INLET FOGGING AND OVERSPRAY IMPACT ON INDUSTRIAL GAS TURBINE LIFE AND PERFORMANCE
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The usage of an industrial inlet fogging and overspraying system on a 35,000 hp frame type industrial gas turbine in high pressure gas reinjection service was aimed to provide additional shaft power output and improved efficiency. However, operating experience has shown less than anticipated power increase and almost no efficiency change, while the gas turbines have experienced more rapid degradation. Consequently, a detailed study was undertaken to identify the principal degradation mechanisms and quantify their relative influence on the gas turbine’s performance and life reduction. This study included a field assessment; review and analysis of the installation and operating data from the historical trend monitoring system; inspection of a rotor for fouling, corrosion, and pitting; materials analysis of the fouling deposits, rotor surface pitting, and inlet filter media; review of the function and effects of inlet fogging and overspray; assessment of the effectiveness of the current on-line/ off-line compressor washing program and its compatibility with the overspraying operation; and an analysis of the overall gas turbine efficiency to determine levels of performance degradation. Results from Copyright © 2013 by Turbomachinery Laboratory, Texas A&M University this study identified the principal gas turbine degradation mechanisms, such as blade erosion, corrosion, fouling tip clearance widening, their causes, and their relative influence on the overall performance. For example, the study showed that the total power and efficiency degradation of the unit exceeded ten percent at the time of the rotor overhaul which is well above what is expected for this type of gas turbine. About 70 percent of this degradation was due to blade erosion and rotor clearance widening. These were attributed to the water overspray operation of the gas turbines. Surface fouling and pitting also contributed about 20 percent to the total performance degradation. For the given site conditions, the fogging and overspray system provided a gas turbine performance boost of approximately 2-5 percent in power and less than 0.5 percent in efficiency. Of this performance gain, saturation fogging accounted for about 85 percent, while overspray only provided 15 percent. The principal findings of this study showed that, while the fogging worked, the performance degradation due to water overspray negated most performance gains after only about 24,000 hours of operation. More detailed findings are included in the paper.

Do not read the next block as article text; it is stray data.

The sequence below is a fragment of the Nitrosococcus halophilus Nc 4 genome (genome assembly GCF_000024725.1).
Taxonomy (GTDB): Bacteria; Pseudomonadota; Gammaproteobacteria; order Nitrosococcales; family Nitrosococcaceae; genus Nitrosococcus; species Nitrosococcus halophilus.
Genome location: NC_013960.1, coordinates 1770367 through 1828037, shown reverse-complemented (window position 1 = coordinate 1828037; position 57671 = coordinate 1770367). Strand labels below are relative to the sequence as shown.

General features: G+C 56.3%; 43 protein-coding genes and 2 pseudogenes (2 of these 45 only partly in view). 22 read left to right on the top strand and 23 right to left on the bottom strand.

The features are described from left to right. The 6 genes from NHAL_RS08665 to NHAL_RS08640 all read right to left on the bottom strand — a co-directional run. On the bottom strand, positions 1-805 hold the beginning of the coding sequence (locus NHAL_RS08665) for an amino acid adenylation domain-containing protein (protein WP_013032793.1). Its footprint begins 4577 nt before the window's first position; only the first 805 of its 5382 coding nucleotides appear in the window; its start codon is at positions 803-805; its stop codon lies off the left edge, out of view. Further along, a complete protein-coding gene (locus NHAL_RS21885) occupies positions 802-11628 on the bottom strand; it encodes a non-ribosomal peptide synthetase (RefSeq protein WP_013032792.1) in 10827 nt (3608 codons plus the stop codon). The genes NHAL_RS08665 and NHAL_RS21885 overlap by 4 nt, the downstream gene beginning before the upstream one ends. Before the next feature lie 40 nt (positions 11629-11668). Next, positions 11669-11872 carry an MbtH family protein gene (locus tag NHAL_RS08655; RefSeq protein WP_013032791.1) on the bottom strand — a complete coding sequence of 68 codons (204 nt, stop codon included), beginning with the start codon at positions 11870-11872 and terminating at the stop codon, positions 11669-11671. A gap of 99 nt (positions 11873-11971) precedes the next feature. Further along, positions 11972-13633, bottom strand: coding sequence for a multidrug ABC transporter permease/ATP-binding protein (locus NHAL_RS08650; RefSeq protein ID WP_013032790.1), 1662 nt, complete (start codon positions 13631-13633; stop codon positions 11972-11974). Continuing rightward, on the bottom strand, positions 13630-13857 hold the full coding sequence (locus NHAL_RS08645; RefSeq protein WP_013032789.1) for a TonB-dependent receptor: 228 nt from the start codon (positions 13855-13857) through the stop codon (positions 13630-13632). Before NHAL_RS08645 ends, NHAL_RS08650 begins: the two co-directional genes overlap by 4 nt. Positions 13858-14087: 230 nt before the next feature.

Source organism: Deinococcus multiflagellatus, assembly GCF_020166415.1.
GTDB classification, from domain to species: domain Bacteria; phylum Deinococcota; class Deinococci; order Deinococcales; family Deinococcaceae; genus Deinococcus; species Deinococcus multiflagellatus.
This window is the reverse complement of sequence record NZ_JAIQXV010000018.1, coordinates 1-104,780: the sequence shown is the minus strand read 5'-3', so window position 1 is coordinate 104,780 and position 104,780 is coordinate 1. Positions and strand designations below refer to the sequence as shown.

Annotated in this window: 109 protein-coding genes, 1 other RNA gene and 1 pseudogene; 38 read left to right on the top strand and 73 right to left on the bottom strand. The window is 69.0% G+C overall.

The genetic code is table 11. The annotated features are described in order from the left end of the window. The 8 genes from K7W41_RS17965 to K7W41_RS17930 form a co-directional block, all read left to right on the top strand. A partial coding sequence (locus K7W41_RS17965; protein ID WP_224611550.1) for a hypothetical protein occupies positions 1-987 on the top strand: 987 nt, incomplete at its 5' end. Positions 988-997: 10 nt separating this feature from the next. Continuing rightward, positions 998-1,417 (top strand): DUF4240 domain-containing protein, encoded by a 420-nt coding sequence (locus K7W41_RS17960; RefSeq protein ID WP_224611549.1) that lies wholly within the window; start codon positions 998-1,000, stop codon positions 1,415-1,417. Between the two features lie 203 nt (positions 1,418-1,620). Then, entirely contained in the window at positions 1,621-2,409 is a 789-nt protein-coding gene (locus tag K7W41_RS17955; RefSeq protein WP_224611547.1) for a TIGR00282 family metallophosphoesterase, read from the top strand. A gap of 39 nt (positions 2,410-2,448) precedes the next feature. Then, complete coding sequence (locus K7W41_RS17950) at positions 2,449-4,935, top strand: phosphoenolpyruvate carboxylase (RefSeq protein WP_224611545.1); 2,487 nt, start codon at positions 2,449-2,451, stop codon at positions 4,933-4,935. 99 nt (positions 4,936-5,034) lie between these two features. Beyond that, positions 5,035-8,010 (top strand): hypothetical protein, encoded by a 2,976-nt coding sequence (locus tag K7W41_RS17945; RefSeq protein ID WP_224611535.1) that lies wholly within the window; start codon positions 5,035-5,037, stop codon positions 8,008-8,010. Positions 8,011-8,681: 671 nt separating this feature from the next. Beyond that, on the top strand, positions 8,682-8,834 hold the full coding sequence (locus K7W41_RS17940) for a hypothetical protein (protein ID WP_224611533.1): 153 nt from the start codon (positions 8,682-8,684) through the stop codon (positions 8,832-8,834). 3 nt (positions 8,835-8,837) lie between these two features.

Brun, Klaus; Kurz, Rainer; Nored, Marybeth; Thorp, Joseph (2013). INLET FOGGING AND OVERSPRAY IMPACT ON INDUSTRIAL GAS TURBINE LIFE AND PERFORMANCE. Turbomachinery Laboratory, Texas A&M Engineering Experiment Station. Available electronically from